Adversity often prepares young athletes for the challenges in life, but for two senior ballplayers on the New Hanover High School baseball team, having an opportunity to play for the Wildcats and continue their careers at the college level is something that wasn’t certain just a few years ago.
With Trey Croom and Cory Everett off to a standout season for one of the top high school teams in the area, the two “bionic brothers” were eager to talk about their passion and how they were not going to let even the toughest of circumstances interrupt their love of the game.
Everett is now back on the field after facial reconstructive surgery for injuries he suffered when he was hit in the face with a baseball while throwing batting practice in the cage his freshman year at Topsail High School.
His face was crushed–broken eye sockets, broken cheeks and broken nose–and his frontal lobe was completely smashed in, in addition to a slight brain bleed. If he had not turned his head just slightly he would have been killed, Everett recalled.
“Immediately when it happened I kept a good attitude about the whole thing and that really helped in the recovery process along with a ton of support from family and friends,” said Everett. “I wasn’t really sure how it would all pan out, but the doctors were awesome and they tried to keep me upbeat because they knew that I would eventually be fine after a couple of years.”
Everett’s dad raced him to Medac and the doctors immediately sent him to New Hanover Regional Medical Center. Because the swelling was so bad the doctors could not operate right away, but eventually a neurosurgeon and maxiofacial surgeon completed a successful surgery, with titanium all over his face. They also closed up his sinus cavity with abdominal tissue so that air would not get into his brain.
“There was a big recovery process coming off of it and it was hard at the beginning to just a throw the ball to first base,” said Everett. “I couldn’t even put it in within an 8-foot radius. It was a lot physical therapy and took about a year to get close to where I was on the field.”
While Everett deals with sinus issues to this day, with one more surgery possible in his future, the Mount Olive commit has grown from this experience and uses this near-fatal event to build on what has been a successful high school baseball career.
“I kept myself around the field during that time off and finally got back to playing after almost a year and now I try to play 200 percent,” Everett said. “I try to play every game like it’s my last and it kind of gave me a different look on life. A lot of stuff will happen to you in life and sometimes it’s tough for a while, but in the in the real deal of this whole situation, it’s pretty great to able to do what I’m doing right now.”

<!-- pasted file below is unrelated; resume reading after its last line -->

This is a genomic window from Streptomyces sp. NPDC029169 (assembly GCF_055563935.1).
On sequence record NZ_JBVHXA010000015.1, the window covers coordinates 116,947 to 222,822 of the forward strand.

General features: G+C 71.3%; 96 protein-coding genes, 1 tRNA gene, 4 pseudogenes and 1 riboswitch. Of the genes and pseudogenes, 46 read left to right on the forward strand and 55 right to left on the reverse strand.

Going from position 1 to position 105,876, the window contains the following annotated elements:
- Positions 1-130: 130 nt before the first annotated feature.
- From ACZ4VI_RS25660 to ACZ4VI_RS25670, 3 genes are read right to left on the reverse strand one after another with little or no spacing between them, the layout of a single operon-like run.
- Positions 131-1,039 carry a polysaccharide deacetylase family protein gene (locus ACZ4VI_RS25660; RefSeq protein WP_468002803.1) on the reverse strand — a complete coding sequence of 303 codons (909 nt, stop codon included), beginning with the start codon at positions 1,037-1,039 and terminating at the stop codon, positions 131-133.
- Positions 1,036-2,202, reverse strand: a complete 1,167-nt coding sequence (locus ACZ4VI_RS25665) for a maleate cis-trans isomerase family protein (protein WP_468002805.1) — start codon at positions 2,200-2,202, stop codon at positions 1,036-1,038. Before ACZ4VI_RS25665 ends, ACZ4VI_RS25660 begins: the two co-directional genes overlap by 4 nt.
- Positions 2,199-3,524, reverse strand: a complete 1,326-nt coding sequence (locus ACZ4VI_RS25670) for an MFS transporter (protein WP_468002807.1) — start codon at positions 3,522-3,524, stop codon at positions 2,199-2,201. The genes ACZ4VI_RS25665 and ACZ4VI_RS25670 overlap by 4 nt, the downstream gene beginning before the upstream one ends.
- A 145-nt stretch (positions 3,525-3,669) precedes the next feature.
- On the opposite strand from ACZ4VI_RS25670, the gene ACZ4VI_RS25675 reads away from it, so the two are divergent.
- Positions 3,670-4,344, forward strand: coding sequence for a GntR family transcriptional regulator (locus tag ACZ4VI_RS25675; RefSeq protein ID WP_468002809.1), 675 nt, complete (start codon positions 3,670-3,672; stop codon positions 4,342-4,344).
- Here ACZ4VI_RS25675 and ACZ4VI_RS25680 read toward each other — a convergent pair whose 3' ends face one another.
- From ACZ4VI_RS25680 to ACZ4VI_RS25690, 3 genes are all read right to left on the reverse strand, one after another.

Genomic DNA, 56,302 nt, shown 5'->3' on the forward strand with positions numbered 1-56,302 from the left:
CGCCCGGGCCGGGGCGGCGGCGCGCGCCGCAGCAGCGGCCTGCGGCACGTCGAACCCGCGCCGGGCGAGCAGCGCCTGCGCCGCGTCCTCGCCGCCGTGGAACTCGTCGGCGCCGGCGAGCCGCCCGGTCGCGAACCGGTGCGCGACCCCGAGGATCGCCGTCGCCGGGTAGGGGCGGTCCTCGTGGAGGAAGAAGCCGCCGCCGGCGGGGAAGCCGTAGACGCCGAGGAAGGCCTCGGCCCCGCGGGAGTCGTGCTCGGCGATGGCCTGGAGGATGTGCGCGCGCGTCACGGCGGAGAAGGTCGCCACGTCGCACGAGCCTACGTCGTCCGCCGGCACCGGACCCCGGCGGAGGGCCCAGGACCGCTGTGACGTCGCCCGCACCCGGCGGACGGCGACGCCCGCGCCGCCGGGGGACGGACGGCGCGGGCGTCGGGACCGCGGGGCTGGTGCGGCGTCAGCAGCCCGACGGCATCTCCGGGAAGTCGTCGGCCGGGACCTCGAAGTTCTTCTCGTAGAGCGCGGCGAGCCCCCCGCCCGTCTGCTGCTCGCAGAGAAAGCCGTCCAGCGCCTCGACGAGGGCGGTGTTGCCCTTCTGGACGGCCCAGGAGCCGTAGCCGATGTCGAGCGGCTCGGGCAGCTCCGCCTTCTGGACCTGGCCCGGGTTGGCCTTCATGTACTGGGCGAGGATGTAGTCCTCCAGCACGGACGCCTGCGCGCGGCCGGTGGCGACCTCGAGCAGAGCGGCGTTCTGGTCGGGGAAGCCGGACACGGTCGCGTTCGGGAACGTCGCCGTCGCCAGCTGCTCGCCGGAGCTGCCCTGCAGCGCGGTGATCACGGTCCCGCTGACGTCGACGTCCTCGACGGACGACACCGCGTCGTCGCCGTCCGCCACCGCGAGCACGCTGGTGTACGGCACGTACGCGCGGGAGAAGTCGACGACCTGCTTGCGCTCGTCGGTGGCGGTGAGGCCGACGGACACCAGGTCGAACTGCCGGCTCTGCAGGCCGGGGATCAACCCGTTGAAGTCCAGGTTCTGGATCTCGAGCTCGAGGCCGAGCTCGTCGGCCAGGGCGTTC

Croom was diagnosed with congenital cervical stenosis the summer after his seventh grade year. He had previously played football for Myrtle Grove Middle School and had a promising career, but after couple of “stingers” on the gridiron, followed by a neck injury in a swimming pool that caused him to go numb from the neck to his toes, Croom’s status as an athlete was in doubt.
“I never really experienced being out of sports as long a time as I was and at the time was shocked,” said Croom. “Fortunately, it didn’t happen during season or else I probably would have been way more depressed if it had been, but it definitely was a shock. I had to wait out six months before I played sports and went to physical therapy. I have to give it up to my doctors. They did wonders on my body and I don’t know if I’d be here without them.”
The Croom family went to Duke University Hospital for a consultation and he was sidelined from all contact activities, with no hope of playing sports in the future.
“We were blessed with an adult neurosurgeon that operated that summer, giving him hopes of playing baseball,” said Amy Croom, Trey’s mom. “The short of it is they expanded his spinal column diameter with titanium through a procedure called a laminoplasty. We are blessed that not only he can still walk and talk, but can play baseball.”
While instances like this can take a teenager through many ups and downs, Croom’s faith and character have grown immensely since that time and has led him to take a more serious approach to his work on and off the field, he said.
“I think it was mental hurdle for me to get over once I got back on the field because I feel like nothing ever happened, but for the first year or two after I was just nervous, I think,” he said. “I’ve been playing this game for my whole life practically. I love being out here and I want to stay in baseball as long as I can after I’m done playing.
“This is where I spend my free time. Nothing else is more fun than being out here with these guys and just playing the game and having fun.”
Croom and Everett say they never felt sorry for the things that happened to them, but they also never let their injuries slow them down.
Everett and Croom both did their senior projects on the uphill climbs they faced. Croom worked with the “head’s up” football program as one wrong hit during football and he could have left him been dead or paralyzed. Everett worked with the Miracle League, which gives individuals with disabilities a chance to play the game of baseball.
“Everything happens for a reason,” said Everett. “During the process I learned so many things and I look to major in psychology in college because of it. We’ve grown up together, played ball for a long time together and it’s going to be tough to end it here at New Hanover, but it’s awesome to know that Trey, me and Ward [Coleman] will have a chance to play in college and will stay in touch for sure.”
Joe Catenacci is a sports writer for Port City Daily and host of The Sports Connection on 103.7 FM at 11 a.m. Saturdays and 6 p.m. Mondays. Reach him at email@example.com.